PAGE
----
St Thomas Becket once threatened to shut down public Masses in England. When the plague swept through 16th-century Milan, St Charles Borromeo replaced church services with street Masses which people could watch from their windows. And this year theologians have honestly disagreed over the drastic measures taken by church leaders.
But it’s one thing for bishops to take these decisions. When the bishops don’t want to prohibit public liturgy, and the government does it anyway, a dangerous line has been crossed.
The bishops have made it clear that – unlike last time – they don’t see any justification for the ban on public worship in England; and it’s the bishops who are ordained to run the Church, not Boris Johnson. So what has happened this week is the secular power claiming the right to regulate the life of the Church: a disturbing reality however you try to dress it up.
In effect, the bishops are accusing the government of being high-handed and unaccountable; and they are not alone. From the largely pro-lockdown left, there are allegations that the government’s awarding of contracts has contradicted its own anti-corruption policies. From the more anti-lockdown right, there are fears that essential civil liberties are under threat. The common theme is that the state is acting without transparency, without dialogue, without any of the checks and balances which keep a government democratic.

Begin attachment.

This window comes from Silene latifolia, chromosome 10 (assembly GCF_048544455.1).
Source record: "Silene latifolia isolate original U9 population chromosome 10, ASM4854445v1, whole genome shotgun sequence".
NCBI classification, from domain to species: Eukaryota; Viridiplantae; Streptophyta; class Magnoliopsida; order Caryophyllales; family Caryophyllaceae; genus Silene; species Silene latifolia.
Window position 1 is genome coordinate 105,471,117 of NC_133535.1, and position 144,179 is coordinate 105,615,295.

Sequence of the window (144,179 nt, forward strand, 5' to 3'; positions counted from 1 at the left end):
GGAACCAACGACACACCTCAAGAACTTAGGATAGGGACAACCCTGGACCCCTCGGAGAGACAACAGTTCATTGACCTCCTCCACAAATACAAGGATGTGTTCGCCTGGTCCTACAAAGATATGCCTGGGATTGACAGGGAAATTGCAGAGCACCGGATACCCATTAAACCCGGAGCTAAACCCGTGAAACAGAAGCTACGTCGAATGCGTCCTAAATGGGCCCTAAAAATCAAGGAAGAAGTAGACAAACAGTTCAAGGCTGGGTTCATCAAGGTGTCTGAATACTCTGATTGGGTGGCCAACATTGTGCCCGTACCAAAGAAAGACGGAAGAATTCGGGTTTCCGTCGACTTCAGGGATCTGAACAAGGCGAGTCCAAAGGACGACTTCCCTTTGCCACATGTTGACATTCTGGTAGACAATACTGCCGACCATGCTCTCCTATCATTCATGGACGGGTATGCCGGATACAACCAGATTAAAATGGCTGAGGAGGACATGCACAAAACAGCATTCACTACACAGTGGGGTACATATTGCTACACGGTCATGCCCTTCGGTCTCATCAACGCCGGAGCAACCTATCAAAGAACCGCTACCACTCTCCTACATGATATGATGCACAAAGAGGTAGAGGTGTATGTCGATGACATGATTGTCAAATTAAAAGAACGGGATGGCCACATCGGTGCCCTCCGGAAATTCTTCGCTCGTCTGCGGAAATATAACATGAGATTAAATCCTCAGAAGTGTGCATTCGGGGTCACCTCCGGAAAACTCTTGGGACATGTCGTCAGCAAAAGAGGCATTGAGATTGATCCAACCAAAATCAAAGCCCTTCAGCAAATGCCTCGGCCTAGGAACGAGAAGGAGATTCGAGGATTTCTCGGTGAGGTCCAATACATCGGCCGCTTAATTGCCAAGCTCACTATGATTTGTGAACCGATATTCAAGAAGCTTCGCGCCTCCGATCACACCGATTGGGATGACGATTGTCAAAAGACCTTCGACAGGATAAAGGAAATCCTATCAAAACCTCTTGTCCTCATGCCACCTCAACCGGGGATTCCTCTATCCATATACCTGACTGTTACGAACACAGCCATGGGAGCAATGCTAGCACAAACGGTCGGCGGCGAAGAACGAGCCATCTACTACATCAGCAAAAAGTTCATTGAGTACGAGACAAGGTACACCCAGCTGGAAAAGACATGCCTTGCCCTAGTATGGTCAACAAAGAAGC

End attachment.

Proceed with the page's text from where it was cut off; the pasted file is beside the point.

Does it sound alarmist to say that “making it illegal to conduct an act of worship for the best of intentions sets a precedent that could be misused for a government in the future with the worst of intentions”? That’s not someone sounding off on Twitter, but the former prime minister Theresa May speaking in the House of Commons.
Does it sound excessive to say that we have been “terrorized into surrendering basic freedoms”, that we are witnessing “the most determined attempt by any modern government to rule by decree”, and that we are becoming a “nominal democracy” which is a fig leaf for “an authoritarian reality”? Those phrases do not come from a conspiracy theorist, but from the former Supreme Court judge Jonathan Sumption.
The modern state has extraordinary powers to control and survey the public; there is a constant temptation to use those powers irresponsibly. And when a country takes an authoritarian turn, it is often the Church which suffers most of all.